Using evidence found in baby teeth, researchers from the Icahn School of Medicine at Mount Sinai report that cycles involved in zinc and copper metabolism are dysregulated in autism spectrum disorder (ASD) and can be used to predict who will later develop it. The researchers used the teeth to reconstruct prenatal and early life exposures to nutrient and toxic elements in healthy and autistic children.
This is the first study to generate a 90% accurate fetal and early childhood biomarker of ASD using a longitudinal analysis of distinct metabolic pathways, said the researchers, who also noted that its results could produce a new diagnostic approach for ASD, which now affects one in every 68 children in the United States, according to the Centers for Disease Control and Prevention.
To determine the effects of the dysregulation of zinc and copper metabolism on developing ASD, the researchers used biomarkers in baby teeth collected from twins living in Sweden and replicated these findings in three other populations: a group of non-twin siblings in New York and two populations of non-related participants from Texas and the United Kingdom.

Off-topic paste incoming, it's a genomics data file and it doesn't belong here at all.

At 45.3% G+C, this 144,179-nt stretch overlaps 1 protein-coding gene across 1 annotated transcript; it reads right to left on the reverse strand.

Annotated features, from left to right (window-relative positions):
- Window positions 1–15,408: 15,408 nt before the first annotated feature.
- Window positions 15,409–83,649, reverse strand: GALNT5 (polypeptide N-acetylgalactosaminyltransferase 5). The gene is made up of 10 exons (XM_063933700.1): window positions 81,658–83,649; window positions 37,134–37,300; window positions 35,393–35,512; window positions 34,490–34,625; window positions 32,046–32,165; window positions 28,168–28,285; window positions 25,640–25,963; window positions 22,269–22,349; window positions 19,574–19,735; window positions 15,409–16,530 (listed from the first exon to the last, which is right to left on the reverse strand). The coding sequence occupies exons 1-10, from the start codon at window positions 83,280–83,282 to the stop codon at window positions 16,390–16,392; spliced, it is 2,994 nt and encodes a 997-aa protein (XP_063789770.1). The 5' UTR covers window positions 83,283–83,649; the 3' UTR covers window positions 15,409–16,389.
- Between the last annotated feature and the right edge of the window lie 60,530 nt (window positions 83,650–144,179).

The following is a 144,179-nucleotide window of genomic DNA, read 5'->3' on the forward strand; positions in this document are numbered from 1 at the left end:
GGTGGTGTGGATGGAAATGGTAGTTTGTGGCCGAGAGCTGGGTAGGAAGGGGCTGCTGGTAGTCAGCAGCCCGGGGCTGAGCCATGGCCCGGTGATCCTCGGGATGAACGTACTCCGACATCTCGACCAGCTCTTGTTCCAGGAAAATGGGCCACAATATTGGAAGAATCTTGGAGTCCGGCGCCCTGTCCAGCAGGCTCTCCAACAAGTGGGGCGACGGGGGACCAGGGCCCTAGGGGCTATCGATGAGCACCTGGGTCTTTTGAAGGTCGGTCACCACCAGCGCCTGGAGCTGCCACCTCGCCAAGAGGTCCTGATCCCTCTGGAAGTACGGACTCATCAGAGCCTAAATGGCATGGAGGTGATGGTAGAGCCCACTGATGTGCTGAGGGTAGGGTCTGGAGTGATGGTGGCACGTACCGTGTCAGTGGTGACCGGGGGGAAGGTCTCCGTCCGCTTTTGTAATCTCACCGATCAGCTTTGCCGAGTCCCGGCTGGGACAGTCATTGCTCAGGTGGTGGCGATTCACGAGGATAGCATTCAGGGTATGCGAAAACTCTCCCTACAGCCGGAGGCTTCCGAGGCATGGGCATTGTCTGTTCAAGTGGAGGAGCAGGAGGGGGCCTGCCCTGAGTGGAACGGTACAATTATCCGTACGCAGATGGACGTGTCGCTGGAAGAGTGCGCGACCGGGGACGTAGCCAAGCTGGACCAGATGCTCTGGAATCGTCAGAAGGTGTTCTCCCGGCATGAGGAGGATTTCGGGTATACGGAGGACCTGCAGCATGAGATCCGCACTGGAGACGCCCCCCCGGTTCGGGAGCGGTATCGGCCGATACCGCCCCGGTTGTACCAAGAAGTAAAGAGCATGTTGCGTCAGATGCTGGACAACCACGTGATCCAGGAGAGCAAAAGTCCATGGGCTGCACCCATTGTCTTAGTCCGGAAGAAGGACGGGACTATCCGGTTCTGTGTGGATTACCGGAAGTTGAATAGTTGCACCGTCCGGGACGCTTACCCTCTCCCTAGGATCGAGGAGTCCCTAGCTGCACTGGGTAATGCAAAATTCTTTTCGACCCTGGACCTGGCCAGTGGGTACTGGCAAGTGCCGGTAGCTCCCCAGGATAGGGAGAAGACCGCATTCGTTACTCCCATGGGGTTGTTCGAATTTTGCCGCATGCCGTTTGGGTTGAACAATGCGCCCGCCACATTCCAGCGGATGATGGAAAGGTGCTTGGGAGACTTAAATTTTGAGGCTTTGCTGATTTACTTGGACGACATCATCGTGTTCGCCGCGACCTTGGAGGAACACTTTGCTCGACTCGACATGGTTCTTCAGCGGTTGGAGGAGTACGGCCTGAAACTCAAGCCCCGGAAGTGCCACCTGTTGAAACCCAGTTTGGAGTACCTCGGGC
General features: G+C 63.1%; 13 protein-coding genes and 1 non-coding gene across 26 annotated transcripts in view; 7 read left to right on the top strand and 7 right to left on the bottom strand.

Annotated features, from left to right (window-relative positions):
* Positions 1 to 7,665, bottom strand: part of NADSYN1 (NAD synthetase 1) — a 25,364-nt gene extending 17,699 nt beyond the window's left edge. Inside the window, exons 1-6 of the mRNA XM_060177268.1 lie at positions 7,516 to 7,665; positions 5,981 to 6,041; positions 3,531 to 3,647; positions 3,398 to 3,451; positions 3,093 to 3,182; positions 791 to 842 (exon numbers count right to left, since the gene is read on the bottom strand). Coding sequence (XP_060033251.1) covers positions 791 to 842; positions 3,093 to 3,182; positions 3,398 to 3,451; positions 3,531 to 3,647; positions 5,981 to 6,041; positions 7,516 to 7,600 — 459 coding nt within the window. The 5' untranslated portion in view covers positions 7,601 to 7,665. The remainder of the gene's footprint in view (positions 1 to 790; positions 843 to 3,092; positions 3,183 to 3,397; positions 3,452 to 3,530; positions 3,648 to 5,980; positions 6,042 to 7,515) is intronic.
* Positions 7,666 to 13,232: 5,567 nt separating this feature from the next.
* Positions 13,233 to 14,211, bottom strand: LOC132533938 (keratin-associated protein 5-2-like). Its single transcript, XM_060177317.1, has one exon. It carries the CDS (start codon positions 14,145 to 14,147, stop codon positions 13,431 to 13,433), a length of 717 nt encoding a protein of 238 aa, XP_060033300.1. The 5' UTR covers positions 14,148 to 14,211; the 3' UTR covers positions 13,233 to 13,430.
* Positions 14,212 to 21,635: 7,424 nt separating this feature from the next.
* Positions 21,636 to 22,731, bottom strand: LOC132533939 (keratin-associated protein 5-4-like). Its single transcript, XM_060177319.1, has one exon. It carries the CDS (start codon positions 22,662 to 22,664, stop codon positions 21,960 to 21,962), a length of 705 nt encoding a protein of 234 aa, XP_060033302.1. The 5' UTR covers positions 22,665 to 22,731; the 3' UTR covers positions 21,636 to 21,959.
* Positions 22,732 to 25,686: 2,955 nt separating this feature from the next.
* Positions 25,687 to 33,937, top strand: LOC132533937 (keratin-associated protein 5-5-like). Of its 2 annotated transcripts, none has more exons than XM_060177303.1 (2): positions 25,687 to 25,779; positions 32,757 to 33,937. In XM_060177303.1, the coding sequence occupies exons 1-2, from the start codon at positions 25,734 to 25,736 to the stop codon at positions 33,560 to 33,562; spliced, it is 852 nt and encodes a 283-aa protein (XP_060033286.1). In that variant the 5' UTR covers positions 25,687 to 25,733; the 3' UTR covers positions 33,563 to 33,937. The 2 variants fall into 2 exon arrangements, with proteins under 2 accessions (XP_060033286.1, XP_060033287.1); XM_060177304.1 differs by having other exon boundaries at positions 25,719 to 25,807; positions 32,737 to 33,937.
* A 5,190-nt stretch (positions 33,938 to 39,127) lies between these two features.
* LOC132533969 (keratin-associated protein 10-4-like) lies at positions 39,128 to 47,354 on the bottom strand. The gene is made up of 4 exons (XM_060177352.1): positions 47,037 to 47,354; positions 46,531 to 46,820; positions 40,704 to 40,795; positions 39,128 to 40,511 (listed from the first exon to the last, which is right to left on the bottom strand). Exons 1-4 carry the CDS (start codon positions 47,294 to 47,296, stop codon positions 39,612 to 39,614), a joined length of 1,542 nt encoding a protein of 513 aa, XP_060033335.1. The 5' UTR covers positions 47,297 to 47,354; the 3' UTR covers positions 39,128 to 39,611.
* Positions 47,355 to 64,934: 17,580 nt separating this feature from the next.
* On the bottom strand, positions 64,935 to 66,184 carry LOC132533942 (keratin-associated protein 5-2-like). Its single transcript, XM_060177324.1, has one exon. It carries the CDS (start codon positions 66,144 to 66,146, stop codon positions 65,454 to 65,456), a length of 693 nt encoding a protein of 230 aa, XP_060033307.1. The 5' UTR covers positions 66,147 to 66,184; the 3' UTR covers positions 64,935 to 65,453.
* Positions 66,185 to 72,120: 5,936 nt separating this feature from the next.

During fetal and childhood development, a new tooth layer is formed every day. As each of these “growth rings” forms, an imprint of many of the chemicals circulating in the body is captured in each layer, providing a chronological record of exposure. The research team used lasers to sample these layers and reconstruct the past exposures along incremental markings.
“We found significant divergences between ASD-affected children and their healthy siblings and used these biomarkers to predict the emergence of the diseases,” said first author Paul Curtin, PhD, assistant professor in the Department of Environmental Medicine and Public Health at the school. “These findings suggest that the cyclical metabolism of nutrients and toxicants is critical to healthy neurodevelopment and the emergence of autism.”
“The results of this study are important because they identify specific pathways related to autism pathology and could lead to an early warning system for ASD and other neurodevelopmental disorders,” said Manish Arora, PhD, BDS, MPH, professor and vice chairman of the Department of Environmental Medicine and Public Health. “If ASD is diagnosed at a younger age, parents can take advantage of the early introduction of therapies.”
Next, the researchers plan to use baby teeth to study the association of metal metabolic cycles with attention deficit-hyperactivity disorder and other disorders.
The study was published by Science Advances.